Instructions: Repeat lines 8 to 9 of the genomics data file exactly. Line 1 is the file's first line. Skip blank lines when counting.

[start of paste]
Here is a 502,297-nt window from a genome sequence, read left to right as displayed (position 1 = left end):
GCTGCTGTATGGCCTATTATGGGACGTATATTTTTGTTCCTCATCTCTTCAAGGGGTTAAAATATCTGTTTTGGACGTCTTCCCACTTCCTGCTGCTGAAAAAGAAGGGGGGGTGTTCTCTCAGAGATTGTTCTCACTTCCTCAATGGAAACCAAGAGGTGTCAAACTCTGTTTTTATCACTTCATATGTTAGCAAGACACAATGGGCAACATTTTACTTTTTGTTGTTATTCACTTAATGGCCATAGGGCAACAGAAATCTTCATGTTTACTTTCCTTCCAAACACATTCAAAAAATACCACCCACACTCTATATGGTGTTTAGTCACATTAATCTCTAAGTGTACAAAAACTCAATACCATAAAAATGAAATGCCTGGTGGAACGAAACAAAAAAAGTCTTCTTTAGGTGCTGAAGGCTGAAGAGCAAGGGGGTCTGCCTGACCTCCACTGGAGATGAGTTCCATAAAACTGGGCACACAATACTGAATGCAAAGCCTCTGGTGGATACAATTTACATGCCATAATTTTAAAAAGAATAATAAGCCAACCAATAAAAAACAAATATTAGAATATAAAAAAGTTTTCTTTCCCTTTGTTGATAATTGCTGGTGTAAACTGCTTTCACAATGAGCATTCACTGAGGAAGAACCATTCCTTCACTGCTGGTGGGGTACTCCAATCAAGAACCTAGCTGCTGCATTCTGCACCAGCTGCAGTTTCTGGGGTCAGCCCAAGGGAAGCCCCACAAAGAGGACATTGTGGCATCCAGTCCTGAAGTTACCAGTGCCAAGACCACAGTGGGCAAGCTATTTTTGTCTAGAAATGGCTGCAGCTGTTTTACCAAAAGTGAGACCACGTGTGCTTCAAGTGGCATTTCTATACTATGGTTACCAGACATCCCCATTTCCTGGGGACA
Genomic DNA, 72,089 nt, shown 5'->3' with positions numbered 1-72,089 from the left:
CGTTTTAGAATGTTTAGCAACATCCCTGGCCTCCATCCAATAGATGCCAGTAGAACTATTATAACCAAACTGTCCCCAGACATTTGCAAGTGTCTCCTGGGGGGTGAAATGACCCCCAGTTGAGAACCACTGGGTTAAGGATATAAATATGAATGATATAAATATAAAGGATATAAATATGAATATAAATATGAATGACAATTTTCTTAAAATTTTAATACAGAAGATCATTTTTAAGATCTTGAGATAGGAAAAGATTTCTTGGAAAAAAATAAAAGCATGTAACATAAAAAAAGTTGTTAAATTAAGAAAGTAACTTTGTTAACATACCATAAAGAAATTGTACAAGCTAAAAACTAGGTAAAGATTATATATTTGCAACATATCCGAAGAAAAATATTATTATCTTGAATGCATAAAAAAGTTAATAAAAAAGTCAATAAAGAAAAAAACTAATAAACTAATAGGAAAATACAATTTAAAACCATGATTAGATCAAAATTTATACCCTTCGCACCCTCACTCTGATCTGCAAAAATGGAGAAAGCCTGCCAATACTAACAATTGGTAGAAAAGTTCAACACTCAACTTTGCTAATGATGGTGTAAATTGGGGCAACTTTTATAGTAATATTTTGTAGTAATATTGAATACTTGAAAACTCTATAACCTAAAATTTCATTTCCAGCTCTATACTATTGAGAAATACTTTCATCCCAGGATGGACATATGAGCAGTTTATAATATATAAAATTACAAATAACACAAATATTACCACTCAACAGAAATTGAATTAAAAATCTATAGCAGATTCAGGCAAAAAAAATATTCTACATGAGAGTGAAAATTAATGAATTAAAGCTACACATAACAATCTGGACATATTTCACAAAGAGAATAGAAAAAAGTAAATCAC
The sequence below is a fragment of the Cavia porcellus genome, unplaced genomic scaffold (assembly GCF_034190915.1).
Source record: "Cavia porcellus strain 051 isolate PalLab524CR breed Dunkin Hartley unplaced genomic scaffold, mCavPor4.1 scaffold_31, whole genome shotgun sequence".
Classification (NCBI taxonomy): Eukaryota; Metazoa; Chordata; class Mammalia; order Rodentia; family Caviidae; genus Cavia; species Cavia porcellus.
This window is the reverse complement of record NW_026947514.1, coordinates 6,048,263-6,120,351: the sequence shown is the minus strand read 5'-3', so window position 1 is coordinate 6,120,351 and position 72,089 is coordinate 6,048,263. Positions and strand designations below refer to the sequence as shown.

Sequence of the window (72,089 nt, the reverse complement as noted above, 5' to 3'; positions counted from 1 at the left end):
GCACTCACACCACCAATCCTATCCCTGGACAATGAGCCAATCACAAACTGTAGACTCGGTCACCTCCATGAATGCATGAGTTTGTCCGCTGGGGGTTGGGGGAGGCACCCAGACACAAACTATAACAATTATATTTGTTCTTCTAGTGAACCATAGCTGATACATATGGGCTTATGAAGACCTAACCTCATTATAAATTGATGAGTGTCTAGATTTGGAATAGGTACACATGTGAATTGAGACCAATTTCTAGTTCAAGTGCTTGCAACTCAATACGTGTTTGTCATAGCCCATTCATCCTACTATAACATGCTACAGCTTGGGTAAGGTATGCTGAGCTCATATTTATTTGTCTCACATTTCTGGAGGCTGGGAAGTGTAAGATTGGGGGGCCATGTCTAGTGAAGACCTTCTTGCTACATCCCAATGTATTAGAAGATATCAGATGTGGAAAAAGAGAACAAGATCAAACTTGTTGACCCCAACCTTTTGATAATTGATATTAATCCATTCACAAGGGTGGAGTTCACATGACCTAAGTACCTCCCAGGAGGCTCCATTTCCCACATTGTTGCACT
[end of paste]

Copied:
This window is the reverse complement of record NW_026947514.1, coordinates 6,048,263-6,120,351: the sequence shown is the minus strand read 5'-3', so window position 1 is coordinate 6,120,351 and position 72,089 is coordinate 6,048,263. Positions and strand designations below refer to the sequence as shown.

Sequence of the window (72,089 nt, the reverse complement as noted above, 5' to 3'; positions counted from 1 at the left end):